By Shawn McKenzie 09/17/2006
The movie opens with the description of “fac-tō-tum”…which is “A Man Who Performs Many Jobs.” This certainly describes Henry “Hank” Chinaski (Matt Dillon.) Hank is a writer who writes three or four short stories a week that he sends to John Martin, the founder and editor-in-chief of Black Sparrow Press…the only publication he respects (he keeps receiving rejections by them however.) He doesn’t believe that he is ready for a novel yet though. One reason why he may not be ready is that he is an alcoholic who can’t hold down a job. In the course of the movie, he works in an ice-making plant, a pickle factory, a bicycle supplies warehouse, a janitor in a museum, and more. He loses all of them (or doesn’t even get the job at the interview because they discover his criminal and driving record) because of his drinking problem. One day, while drinking in a bar (natch), he meets and falls in love with Jan (Lili Taylor), a fellow drunk. They end up moving in together after three days, and apparently Jan is used to having sex with Hank four times a day. At one of his jobs (the bicycle supplies warehouse), he meets Manny (Fisher Stevens), a co-worker who shares one of Hank’s other interests…playing the ponies. They start betting on the horses together, and they end up doing very well. Finally, Hank has some money as a bookie for his fellow warehouse co-workers, and that doesn’t sit well with Jan. She only likes Hank poor and humble, so she leaves him. Hank soon meets Laura (Marisa Tomei), a hooker who lives with a rich French guy named Pierre (Didier Flamand), along with Jerry (Adrienne Shelly) and Grace (Karen Young)…two of Pierre’s other girls. That relationship doesn’t last long…and neither does the money. He reconnects with Jan again, and they live together again in boozy bliss…and maybe he may even write that novel someday.
Movies about depression have never appealed to me. Movies, like 2002’s The Hours and 2003’s Lost in Translation, made me feel depressed…and I don’t like being depressed. Add alcohol to the mix, and you get even more pathetic down-in-the-dumps tales, such as 1987’s Barfly, or this movie…Factotum.
The late Charles Bukowski wrote both Barfly (a screenplay he wrote himself) and Factotum (written by director Bent Hamer and Jim Stark, and based on Bukowski’s second novel), and they are practically the same movie. Both movies have a writer character named Henry Chinaski, Bukowski’s alter ego (played by Mickey Rourke in Barfly), who meets a fellow drunk woman (played by Faye Dunaway in Barfly), and they fall in drunken love. In both movies, Henry has a friend who helps him prosper financially (played by Alice Krige in Barfly), but in the end, he becomes a drunken loser. So…did I like Barfly? Umm…no. That’s also why I didn’t like this movie.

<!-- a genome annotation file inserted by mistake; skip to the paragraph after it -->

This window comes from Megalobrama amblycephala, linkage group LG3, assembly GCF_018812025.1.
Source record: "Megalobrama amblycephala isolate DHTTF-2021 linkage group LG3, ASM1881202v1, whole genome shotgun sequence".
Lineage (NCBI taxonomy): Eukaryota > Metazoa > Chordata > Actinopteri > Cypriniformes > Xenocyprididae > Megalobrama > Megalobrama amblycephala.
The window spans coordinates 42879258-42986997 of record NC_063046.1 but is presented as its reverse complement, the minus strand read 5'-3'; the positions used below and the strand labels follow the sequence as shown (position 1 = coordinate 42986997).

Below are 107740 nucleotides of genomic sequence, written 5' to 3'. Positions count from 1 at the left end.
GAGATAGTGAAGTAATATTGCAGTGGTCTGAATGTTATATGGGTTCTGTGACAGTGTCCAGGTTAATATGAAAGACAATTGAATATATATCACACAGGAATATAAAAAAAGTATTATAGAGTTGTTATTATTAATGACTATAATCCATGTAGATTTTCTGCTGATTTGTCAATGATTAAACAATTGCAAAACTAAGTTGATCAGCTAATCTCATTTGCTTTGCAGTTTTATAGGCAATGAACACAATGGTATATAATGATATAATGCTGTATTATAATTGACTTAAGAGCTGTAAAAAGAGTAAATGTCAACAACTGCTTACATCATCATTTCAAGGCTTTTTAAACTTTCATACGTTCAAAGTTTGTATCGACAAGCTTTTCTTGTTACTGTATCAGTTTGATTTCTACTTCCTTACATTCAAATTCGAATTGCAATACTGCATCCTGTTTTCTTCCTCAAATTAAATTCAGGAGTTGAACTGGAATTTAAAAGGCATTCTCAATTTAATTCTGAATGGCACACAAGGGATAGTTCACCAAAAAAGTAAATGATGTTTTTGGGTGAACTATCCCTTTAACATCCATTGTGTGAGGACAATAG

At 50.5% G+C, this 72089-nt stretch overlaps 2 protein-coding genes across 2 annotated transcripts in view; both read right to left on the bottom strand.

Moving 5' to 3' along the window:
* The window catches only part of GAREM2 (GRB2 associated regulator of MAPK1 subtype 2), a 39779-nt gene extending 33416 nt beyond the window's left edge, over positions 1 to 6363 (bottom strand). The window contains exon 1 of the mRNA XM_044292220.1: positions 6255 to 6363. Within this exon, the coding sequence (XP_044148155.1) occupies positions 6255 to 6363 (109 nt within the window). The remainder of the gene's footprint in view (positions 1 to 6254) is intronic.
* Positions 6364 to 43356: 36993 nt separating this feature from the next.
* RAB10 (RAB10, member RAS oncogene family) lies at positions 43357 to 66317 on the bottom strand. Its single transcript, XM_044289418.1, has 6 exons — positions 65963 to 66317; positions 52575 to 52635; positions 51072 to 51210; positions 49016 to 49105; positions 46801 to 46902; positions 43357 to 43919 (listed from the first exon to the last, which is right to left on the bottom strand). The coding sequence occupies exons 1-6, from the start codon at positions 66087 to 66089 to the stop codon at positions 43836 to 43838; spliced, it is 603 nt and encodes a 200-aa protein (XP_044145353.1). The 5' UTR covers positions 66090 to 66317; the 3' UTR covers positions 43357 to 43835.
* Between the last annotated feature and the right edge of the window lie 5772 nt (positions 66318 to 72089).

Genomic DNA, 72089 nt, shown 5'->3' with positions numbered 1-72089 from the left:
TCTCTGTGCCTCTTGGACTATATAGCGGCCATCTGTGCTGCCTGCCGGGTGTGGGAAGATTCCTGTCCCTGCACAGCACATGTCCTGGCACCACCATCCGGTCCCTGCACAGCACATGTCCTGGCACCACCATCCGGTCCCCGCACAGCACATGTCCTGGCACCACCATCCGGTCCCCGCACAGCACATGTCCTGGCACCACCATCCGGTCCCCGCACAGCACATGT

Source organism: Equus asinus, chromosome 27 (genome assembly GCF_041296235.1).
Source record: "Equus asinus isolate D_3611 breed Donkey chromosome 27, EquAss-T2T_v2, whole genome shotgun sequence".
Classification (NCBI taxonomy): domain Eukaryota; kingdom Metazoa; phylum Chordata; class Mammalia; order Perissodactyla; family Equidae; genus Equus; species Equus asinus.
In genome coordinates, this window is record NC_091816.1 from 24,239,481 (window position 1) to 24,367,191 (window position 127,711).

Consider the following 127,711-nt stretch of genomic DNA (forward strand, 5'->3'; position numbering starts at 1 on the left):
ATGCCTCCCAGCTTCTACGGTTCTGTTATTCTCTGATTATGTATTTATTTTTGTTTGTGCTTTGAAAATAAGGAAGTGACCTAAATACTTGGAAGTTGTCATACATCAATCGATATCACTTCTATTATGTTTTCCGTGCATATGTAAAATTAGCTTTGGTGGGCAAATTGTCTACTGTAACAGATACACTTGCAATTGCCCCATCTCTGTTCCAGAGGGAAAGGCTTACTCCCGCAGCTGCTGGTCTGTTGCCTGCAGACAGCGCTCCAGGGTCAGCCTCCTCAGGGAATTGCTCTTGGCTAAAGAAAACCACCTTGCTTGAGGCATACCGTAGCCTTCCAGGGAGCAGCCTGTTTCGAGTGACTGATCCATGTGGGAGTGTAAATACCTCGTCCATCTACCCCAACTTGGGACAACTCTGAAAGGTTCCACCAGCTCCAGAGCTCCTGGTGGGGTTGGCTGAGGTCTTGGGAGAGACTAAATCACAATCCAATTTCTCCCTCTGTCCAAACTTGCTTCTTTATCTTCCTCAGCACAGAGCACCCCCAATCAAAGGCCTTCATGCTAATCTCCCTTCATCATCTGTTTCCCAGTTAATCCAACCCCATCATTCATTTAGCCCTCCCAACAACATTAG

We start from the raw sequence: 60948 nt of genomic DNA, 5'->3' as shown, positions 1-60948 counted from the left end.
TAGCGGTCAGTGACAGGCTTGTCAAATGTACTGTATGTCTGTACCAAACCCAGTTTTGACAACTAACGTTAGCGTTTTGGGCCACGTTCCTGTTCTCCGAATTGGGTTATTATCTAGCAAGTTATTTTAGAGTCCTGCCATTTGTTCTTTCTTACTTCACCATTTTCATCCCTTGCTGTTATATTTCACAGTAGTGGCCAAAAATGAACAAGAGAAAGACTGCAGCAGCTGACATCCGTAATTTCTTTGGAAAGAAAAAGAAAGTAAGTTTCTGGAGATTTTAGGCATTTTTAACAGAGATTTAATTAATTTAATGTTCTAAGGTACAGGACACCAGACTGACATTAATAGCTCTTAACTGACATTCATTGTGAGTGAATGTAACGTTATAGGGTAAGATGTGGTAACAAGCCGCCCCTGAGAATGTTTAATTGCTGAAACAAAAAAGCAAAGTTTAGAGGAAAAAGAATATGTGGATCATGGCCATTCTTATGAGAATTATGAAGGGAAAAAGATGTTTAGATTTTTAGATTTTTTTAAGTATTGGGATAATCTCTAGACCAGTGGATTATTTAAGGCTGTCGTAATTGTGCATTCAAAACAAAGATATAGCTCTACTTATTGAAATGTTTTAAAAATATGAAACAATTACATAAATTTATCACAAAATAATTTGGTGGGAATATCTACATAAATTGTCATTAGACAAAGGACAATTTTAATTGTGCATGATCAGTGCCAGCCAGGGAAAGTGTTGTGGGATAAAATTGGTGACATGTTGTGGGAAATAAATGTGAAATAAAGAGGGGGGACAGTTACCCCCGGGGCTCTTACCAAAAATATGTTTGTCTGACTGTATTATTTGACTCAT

The miserable story wasn’t un-enjoyable because of the acting. Dillon and Taylor played their parts well. I’ve always thought that Dillon was a good actor, but it wasn’t until his Oscar nomination for last year’s Crash that the awards crowd took notice. If there is any reason to see the movie, it is to watch Dillon’s downbeat but funny performance. The movie is mostly about Dillon, but Taylor fit well in her role (Henry/Hank’s other girlfriend, played by Tomei, wasn’t bad, but you know that the only relationship that counted was between Henry and Jan.)
Norwegian director Hamer is making his American theatrical debut with Factotum, and he is not getting to a good start with me. Other critics loved this movie (it is receiving a 76% Fresh rating on Rotten Tomatoes’ Tomatometer as of this writing), but my theory is that most critics are depressed themselves (whether or not they are alcoholics is another matter.) Honestly…what is the point of watching a movie about someone’s sad life that has no payoff? I guess the argument is that it makes the movie more realistic, but for me, I go to movies to get away from the things that suck in my life. Only Nicolas Cage’s gloomy movies (1995’s Leaving Las Vegas, last year’s The Weather Man) have entertained me for some odd reason (there’s something about watching the sad sack actor that works for me.) Watching this movie made me want to suck back a cold one…and I don’t drink!
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